Breakfast in Bed: Herbed Breakfast Crostini

Post by Alison Hein.

Whenever possible, slightly sad ingredients are repurposed in our household. Take stale bread for example – revitalization possibilities include homemade breadcrumbs, Bread Pudding, and Crostini. These crispy “little toasts” are made using stale French or Italian bread sliced very thin, brushed lightly with olive oil, maybe dusted with herbs or spices, and baked in a moderate oven for ten minutes. Their small and sturdy texture, along with a cracker-like adaptability, make crostini the perfect salver for your favorite cheeses, vegetables, fish or meats.

We enjoyed some recently as pre-dinner appetizers, slathered with a smoky chipotle chickpea spread and chopped organic grape tomatoes. The next morning, I thought, why not breakfast crostini? So I slow-cooked some eggs and whipped in a little sour cream for a smooth, rich creaminess. Fresh dill, thyme and rosemary added herbaceous depth. When done, I spooned the lush egg mixture onto the crostini. They still needed something. Then I remembered the tomatoes. I sliced them into thin rounds, and placed them on top with a sprinkling of dill. Now they looked just right. The result? Crispy, crunchy, creamy – Crostini!

Ingredients
1 tablespoon butter
2 eggs
2 tablespoons sour cream
1 tablespoon chopped fresh herbs (I used dill, thyme and rosemary), plus additional for garnish
Salt and pepper, to taste
6 slices crostini (see recipe below)
3 to 4 cherry tomatoes, sliced thin

Preparation
Melt butter in small, heavy pan over medium low heat. Break eggs into small bowl and whisk well with sour cream. Season eggs with salt and pepper, and stir in fresh chopped herbs. Add eggs to heated pan and cook slowly and gently. Stir and lift frequently with wooden spoon to avoid sticking. Cook until eggs are light and fluffy, and cooked through.

Spoon a small portion of cooked eggs onto each crostini. Top with sliced cherry tomatoes and garnish with a bit of fresh herbs.

Makes 6 crostini, or 2 servings.

Homemade Crostini
Approximately ½ to ¼ loaf of day old Italian or French Bread
¼ cup of olive oil or Homemade Dipping Oil (http://www.charlesprogers.com/blogs/archives/8554)

Preparation
Preheat oven to 350°. Slice 12 very thin slices of bread on the diagonal. Lightly brush bread slices with olive oil or Homemade Dipping Oil and place on cookie sheet. Bake in oven until golden and crispy, about 10 minutes.

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Bedtime Stories: Prince Caspian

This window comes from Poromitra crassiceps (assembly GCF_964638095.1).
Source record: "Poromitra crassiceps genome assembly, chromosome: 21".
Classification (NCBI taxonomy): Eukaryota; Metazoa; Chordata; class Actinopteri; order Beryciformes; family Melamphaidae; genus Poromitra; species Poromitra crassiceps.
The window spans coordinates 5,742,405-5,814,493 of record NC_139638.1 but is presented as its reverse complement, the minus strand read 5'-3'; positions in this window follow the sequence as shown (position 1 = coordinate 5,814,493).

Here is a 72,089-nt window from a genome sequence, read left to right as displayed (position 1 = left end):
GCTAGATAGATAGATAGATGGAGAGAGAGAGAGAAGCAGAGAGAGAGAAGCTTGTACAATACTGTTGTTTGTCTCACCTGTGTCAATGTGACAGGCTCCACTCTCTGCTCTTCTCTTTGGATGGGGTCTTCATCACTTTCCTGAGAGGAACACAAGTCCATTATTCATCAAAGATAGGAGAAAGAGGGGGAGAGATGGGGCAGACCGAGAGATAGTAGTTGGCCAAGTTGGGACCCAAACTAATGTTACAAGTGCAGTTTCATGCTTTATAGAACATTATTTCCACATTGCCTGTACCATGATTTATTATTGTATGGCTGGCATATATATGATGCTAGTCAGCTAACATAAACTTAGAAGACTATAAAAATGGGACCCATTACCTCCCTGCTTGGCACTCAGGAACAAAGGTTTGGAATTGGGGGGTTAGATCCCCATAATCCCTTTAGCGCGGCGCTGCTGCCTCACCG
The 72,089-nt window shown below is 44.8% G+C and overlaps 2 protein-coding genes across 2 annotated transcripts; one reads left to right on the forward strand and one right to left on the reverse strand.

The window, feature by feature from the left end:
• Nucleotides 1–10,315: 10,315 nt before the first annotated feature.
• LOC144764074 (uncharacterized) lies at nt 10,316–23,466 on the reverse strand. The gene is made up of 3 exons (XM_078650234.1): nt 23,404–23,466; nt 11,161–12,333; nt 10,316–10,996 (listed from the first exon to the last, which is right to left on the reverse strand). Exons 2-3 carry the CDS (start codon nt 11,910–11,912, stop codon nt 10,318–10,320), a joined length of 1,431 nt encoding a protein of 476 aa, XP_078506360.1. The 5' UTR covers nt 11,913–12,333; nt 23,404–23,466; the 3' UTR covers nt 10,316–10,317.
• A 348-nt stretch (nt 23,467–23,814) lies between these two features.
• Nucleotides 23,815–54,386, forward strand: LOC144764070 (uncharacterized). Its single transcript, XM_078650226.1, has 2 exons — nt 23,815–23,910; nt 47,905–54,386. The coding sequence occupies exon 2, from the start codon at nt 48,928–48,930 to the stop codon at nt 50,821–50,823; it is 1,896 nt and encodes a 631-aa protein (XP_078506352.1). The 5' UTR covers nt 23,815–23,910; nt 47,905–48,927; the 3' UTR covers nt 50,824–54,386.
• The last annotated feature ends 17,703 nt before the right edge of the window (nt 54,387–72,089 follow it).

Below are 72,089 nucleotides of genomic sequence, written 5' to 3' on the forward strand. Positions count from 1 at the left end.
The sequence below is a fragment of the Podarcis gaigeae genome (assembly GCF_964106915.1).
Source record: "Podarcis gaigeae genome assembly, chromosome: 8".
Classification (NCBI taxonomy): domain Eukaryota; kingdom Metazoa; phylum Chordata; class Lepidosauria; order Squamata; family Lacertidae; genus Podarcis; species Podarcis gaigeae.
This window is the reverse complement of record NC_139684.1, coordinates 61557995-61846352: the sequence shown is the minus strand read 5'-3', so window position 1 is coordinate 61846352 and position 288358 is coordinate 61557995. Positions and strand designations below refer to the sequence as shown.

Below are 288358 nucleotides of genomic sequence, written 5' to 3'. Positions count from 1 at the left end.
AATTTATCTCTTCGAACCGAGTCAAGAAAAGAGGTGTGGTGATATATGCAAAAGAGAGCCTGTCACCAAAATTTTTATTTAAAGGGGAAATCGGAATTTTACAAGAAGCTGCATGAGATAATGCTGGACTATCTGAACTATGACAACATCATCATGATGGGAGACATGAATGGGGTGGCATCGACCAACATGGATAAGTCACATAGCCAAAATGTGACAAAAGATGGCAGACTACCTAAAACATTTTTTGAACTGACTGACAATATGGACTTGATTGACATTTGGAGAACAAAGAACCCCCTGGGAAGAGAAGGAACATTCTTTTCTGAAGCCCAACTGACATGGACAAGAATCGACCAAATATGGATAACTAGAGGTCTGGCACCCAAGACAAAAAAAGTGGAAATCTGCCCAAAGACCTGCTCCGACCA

Post by Mark T. Locker

Prince Caspian: the return to Narnia by C.S. Lewis.

Yes, ladies and gentlemen, it is sequel time around here! The Lion, the Witch, and the Wardrobe was such a resounding success that we thought we would dust off the follow-up, Prince Caspian. Anyone who tries to follow this series sequentially is in for a challenge. The recommended order and the order in which they were written are not the same. I just went for the sequel the movie empire chose to use as the sequel as well. Note the cover says it is “Book 4” Whatever!

Only one Earth-year has passed since Lucy, Edmund, Susan and Peter tumbled out of the wardrobe and back into England. On their way back to school they feel a distinct tugging and, next thing they know, they are back in Narnia. Only, everything has changed. Hundreds of years have gone by and the Old Narnians, the talking creatures, the centaurs and fauns, are all in hiding, driven nearly to extinction by men. One man, and true heir to the throne, is a sympathizer and an rallies the Old Narnians to take back their land. When they are clearly losing, Caspian blows the magic horn which once belonged to Susan, which will bring help from anywhere.

Guess who that help is? Guess what caused that mysterious tugging? It’s not a bad book though my son wishes there was more dialog. There’s a ton of these books. I’m not sure if we will read them all or not. If anyone out there has suggestions for chapter books for reading aloud, let me know!

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Movies in Bed: The Lion, the Witch, and the Wardrobe

Post by Mark T. Locker.

If you are a regular reader of my posts you will know that we recently read the classic children’s novel The Lion, the Witch, and the Wardrobe by C.S. Lewis. I figured this was a great opportunity to introduce my son to the concept of, “that’s not how it happened in the book!” Well, it turns out his dad is a more critical viewer than he is. I still have memories of being soooo irritated when the movie came out. I didn’t remember the book well enough to have strong feelings about its trueness to the book. But I do remember that it seemed to really, REALLY want to be The Lord of the Rings. LOTR it ain’t. And the sweeping shots of the beavers and children walking over fields is just not the same as the sweeping shots of men, dwarves, and elves walking on mountainous ridges. Sorry, whoever directed this movie.